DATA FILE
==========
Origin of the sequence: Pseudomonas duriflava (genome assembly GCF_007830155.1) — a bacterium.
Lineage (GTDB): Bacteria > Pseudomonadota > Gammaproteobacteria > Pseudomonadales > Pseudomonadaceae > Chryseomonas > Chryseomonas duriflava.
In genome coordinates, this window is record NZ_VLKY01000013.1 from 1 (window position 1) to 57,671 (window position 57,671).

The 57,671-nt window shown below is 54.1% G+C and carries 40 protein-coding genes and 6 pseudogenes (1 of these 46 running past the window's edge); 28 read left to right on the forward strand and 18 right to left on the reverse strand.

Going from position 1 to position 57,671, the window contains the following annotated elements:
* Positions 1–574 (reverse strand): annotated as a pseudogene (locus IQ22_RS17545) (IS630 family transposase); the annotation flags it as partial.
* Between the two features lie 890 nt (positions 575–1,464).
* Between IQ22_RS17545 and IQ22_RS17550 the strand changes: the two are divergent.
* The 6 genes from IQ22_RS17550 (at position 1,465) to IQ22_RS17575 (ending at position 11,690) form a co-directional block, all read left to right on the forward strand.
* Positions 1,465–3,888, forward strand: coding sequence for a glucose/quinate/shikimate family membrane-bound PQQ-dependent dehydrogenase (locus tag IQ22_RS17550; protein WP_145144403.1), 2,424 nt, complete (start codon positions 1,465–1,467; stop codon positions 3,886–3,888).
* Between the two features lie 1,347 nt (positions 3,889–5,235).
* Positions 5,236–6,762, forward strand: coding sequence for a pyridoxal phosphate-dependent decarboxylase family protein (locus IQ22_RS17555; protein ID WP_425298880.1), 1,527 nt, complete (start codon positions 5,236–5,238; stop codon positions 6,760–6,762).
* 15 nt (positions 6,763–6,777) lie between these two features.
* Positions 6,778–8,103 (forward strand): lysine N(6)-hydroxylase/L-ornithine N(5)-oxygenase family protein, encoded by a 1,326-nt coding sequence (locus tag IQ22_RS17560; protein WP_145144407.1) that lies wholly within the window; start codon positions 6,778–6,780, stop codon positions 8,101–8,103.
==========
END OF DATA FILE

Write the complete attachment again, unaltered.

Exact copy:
Origin of the sequence: Pseudomonas duriflava (genome assembly GCF_007830155.1) — a bacterium.
Lineage (GTDB): Bacteria > Pseudomonadota > Gammaproteobacteria > Pseudomonadales > Pseudomonadaceae > Chryseomonas > Chryseomonas duriflava.
In genome coordinates, this window is record NZ_VLKY01000013.1 from 1 (window position 1) to 57,671 (window position 57,671).

The 57,671-nt window shown below is 54.1% G+C and carries 40 protein-coding genes and 6 pseudogenes (1 of these 46 running past the window's edge); 28 read left to right on the forward strand and 18 right to left on the reverse strand.

Going from position 1 to position 57,671, the window contains the following annotated elements:
* Positions 1–574 (reverse strand): annotated as a pseudogene (locus IQ22_RS17545) (IS630 family transposase); the annotation flags it as partial.
* Between the two features lie 890 nt (positions 575–1,464).
* Between IQ22_RS17545 and IQ22_RS17550 the strand changes: the two are divergent.
* The 6 genes from IQ22_RS17550 (at position 1,465) to IQ22_RS17575 (ending at position 11,690) form a co-directional block, all read left to right on the forward strand.
* Positions 1,465–3,888, forward strand: coding sequence for a glucose/quinate/shikimate family membrane-bound PQQ-dependent dehydrogenase (locus tag IQ22_RS17550; protein WP_145144403.1), 2,424 nt, complete (start codon positions 1,465–1,467; stop codon positions 3,886–3,888).
* Between the two features lie 1,347 nt (positions 3,889–5,235).
* Positions 5,236–6,762, forward strand: coding sequence for a pyridoxal phosphate-dependent decarboxylase family protein (locus IQ22_RS17555; protein ID WP_425298880.1), 1,527 nt, complete (start codon positions 5,236–5,238; stop codon positions 6,760–6,762).
* 15 nt (positions 6,763–6,777) lie between these two features.
* Positions 6,778–8,103 (forward strand): lysine N(6)-hydroxylase/L-ornithine N(5)-oxygenase family protein, encoded by a 1,326-nt coding sequence (locus tag IQ22_RS17560; protein WP_145144407.1) that lies wholly within the window; start codon positions 6,778–6,780, stop codon positions 8,101–8,103.